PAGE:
Connect with us

Ticker Views

The Supreme Court triggers war at the ballot box next year

Published

on

There is no video when the Supreme Court sits to hear cases before it. An inherently conservative institution, the presence of cameras is too jarring for most of the justices, who serve life terms

However, the audio quality is really excellent – and everyone following the abortion case in the US Supreme Court last week was rapt. 

Was Mississippi’s law that banned abortion after 15 weeks of pregnancy constitutional? 

Could it be squared with two crucial precedents:  the ruling, now almost 50 years old, in Roe v Wade, that established a constitutional right to abortion, and a 1992 ruling,

In Planned Parenthood v Casey that affirmed Roe and admonished that undue burdens in state laws could not impede access to abortion services.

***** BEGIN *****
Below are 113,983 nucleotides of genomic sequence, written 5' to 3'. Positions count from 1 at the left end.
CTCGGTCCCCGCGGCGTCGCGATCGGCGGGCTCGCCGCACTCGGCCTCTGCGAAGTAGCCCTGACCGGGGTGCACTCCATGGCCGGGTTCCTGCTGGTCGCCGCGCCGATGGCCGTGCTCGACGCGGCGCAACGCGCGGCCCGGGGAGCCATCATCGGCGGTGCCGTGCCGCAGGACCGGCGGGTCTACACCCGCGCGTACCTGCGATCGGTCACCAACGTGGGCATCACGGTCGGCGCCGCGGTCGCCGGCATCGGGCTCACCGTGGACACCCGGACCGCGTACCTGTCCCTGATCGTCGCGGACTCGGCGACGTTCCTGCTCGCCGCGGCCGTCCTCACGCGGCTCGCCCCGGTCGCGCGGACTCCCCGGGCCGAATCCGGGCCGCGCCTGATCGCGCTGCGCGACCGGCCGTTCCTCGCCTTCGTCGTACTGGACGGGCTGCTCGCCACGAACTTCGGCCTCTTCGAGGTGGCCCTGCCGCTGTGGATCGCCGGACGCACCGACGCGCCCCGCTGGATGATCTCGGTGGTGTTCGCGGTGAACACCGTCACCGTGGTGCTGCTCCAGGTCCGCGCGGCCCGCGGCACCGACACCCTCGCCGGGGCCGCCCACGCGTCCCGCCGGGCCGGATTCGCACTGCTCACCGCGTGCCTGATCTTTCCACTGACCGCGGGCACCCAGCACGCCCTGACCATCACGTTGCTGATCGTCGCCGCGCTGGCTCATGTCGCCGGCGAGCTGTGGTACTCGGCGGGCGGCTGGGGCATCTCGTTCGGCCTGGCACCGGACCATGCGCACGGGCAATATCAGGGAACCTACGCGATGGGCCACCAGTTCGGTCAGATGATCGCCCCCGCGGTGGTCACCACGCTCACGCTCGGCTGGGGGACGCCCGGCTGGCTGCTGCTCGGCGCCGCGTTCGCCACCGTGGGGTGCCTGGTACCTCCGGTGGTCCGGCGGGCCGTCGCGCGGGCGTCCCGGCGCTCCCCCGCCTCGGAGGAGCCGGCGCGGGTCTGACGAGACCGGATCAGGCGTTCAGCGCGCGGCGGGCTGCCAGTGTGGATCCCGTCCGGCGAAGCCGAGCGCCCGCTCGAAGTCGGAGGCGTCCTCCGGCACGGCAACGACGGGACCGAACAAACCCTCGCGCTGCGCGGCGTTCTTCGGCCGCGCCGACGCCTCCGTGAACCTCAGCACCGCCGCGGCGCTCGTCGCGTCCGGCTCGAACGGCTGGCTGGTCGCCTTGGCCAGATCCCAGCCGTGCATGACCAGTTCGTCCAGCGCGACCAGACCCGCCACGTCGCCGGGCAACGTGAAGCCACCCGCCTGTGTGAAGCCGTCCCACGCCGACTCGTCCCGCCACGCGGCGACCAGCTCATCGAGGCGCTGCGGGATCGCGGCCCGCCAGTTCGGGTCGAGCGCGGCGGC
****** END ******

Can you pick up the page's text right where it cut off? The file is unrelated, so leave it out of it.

What almost everyone listening in to the Court’s questioning of the lawyers heard was that the conflict between the Mississippi law and Roe was a direct one; that at least five justices felt that Roe should yield to Mississippi; that there was little appetite for a proposition from Chief Justice Roberts that the Court could uphold Roe and still permit the 15 week abortion ban to stand, as it just meant a shift of Roe’s window for abortion services from 24 weeks to 15; and that for perhaps the five most conservative justices – Thomas, Alito, Gorsuch, Kavanaugh, and Barrett – there was an all-but-explicit sentiment that Roe had been wrongly decided, and that the precedent should fall.

In other words, it appears from how the justices reacted last week was that there is a clear majority to at the least affirm the Mississippi law and likely to completely overturn Roe – that after 50 years of being on the books, a constitutional right to abortion will be severely limited if not eliminated.

If that happens, what happens next?